I’m really impressed with the team’s attitude towards promoting women’s racing to all levels of riders. They are a great group of strong focused women. The team are out to prove you can have a family, career and study but still be part of a structured cycling team. As we all know the cycling world is male dominated and it’s a place where women are still not given equal standing, it needs these ladies to shake it up a bit from the grassroots!
I should also point out we have a vested interest because our Sub-Editor (and women’s cycling game changer) Heather Bamforth will be one of the team’s key riders this season. So no pressure Heather!
AnnaBel Sill & Frankie White – Hull Thursday 2-Up TT – ©TeamJadan / chrismaher.co.uk
Team Jadan is the brainchild of Victoria Hood who believes that the perception of what women of all levels can achieve in cycle road racing needs to be changed.
The concept behind the team is to provide a stepping stone for women to progress through the racing categories, keeping the experience friendly and supportive. The goal of the team is to break down the barriers for non-elite riders and to prove that road racing is accessible for women and that they have other options than just breeze rides and charity events if they want to gain more experience.
This year’s team is made up of a variety of levels of experience, all very strong cyclists in their own right, but the riders have also been selected for their attitude and because they are good ambassadors and role models for women’s road cycling. Team Jadan are here to prove you can have a full time job and family life as well as competing at a high level in what is a tough competitive sport.
The team will play a key role in the new Yorkshire Women’s Road Race Series (promoted by Victoria Hood) and the successful CDNW RR League (promoted by Team Jadan rider Heather Bamforth), both of which exist to provide a springboard for women’s cycling talent without the intimidating atmosphere of some of the traditional events on the race calendar.
Victoria Hood & Pam Wainman – ©Team Jadan / chrismaher.co.uk
When Victoria was looking for sponsors she chose the more continental style of sponsorship by including local businesses as well as international sports brands. The principal sponsor is Jadan Press, a Hull-based digital printers. The owner Pam Wainman was approached by Victoria and the two clicked immediately. Pam’s mother was a keen cyclist in the 1950’s and she sadly passed away just before Pam and Victoria met. When Pam heard Victoria’s plans for a women’s cycling team to encourage development of riders she decided she had to be part of it, “I know my mum would have been proud of the girls”.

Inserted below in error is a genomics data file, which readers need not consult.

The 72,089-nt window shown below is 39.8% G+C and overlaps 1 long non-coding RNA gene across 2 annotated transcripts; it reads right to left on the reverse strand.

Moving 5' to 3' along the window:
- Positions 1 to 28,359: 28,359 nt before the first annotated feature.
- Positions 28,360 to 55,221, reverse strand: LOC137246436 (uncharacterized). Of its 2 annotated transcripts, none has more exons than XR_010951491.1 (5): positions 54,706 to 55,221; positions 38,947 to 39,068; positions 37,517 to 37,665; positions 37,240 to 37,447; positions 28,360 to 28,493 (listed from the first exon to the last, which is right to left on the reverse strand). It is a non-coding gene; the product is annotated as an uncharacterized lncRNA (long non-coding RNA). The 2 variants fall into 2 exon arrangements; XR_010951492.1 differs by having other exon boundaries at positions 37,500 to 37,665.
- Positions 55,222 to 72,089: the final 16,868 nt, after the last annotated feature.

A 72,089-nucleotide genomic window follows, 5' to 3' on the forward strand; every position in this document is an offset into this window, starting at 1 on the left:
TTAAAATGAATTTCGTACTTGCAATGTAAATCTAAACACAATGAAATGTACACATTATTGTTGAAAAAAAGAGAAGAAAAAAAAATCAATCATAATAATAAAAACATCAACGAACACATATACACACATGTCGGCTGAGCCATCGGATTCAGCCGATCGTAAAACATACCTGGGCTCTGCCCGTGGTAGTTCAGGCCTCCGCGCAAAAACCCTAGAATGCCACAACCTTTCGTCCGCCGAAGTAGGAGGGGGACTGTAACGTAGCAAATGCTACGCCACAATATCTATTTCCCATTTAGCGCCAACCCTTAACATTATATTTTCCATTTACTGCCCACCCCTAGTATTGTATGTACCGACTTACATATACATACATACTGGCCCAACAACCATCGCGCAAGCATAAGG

The Sports brands on board are:
Bioracer UK who provide the women’s team kit.
Cycling Shorts an online cycling magazine who are providing the team’s website and PR.
Torq Fitness provides the team with performance nutrition products.
Vankru Cycling have fitted the team’s bikes.
Cycling Photographer Chris Maher who is the team’s official photographer.
Jadan Press – Printers.
Neil Thompson Strength & Fitness a personal Trainer – Neil wants to promote strength training for women as it helps fight off osteoporosis.
Riley’s – a designer clothes retailer in Beverley.
Prestige – an East Yorkshire company specialising in damp proofing, fire and flood restoration.
Hugh Rice Jewellers – A Jewellery retailer with stores across the North of England.
The team aims to give back to its sponsors too. The team will all write about their training and racing experiences during the season. Through the www.TeamJadan.com website, sponsors are also encouraged to share their latest news.
The team is packed with personality, with different skills and backgrounds; A-level students, trainee teachers, mums and career women. They are out to prove that women can be involved in cycling with the same level of commitment and professionalism as their male counterparts, organising themselves as a dedicated competitive team with quality sponsors.
Meet the team:
Victoria Hood – Team Captain – East Yorkshire
Victoria is a qualified ride leader and an NSI cycle instructor.
“The team I have is amazing they are all really strong riders but the important thing to me was that they had to be friendly and approachable, cycling is tough but it doesn’t mean you can’t have fun at the same time as racing. I want to promote women’s cycling, make it more accessible and help to bring more girls into the sport.”
Heather Bamforth – Manchester
Heather has over 20 years’ experience of cycling, and has raced at both national and international level on the road in the past. A qualified cycling coach, Heather has proved to be one of the key people in bringing about a change to women’s competitive cycling by making it appealing to all levels of female cyclist.
“Victoria asked me to join the team as she wanted to set up a similar level of racing in Yorkshire to what I helped to instigate in the North West. 2014 sees the inaugural Yorkshire Women’s Road Race Series which I hope will prove to be as successful as the North West races. I am looking forward to being part of the team and we have a beautiful kit from Bioracer, which definitely helps us look the part!”
Olivia Tomlinson – East Yorkshire
Olivia is the youngest member of the team and is in her first year as a senior rider. Olivia had some great results last season and is looking to build on her success last year.
“I have been riding since I was 14 – I took part in a local club’s time trials and joined in on their Sunday rides. When I was 16 I began to enter races and really enjoyed taking part in the events. For this year’s season I am looking forward to racing in a women s team, I’m hoping to progress and learn from the other more experienced team members”.
Annabel Sill – Hertfordshire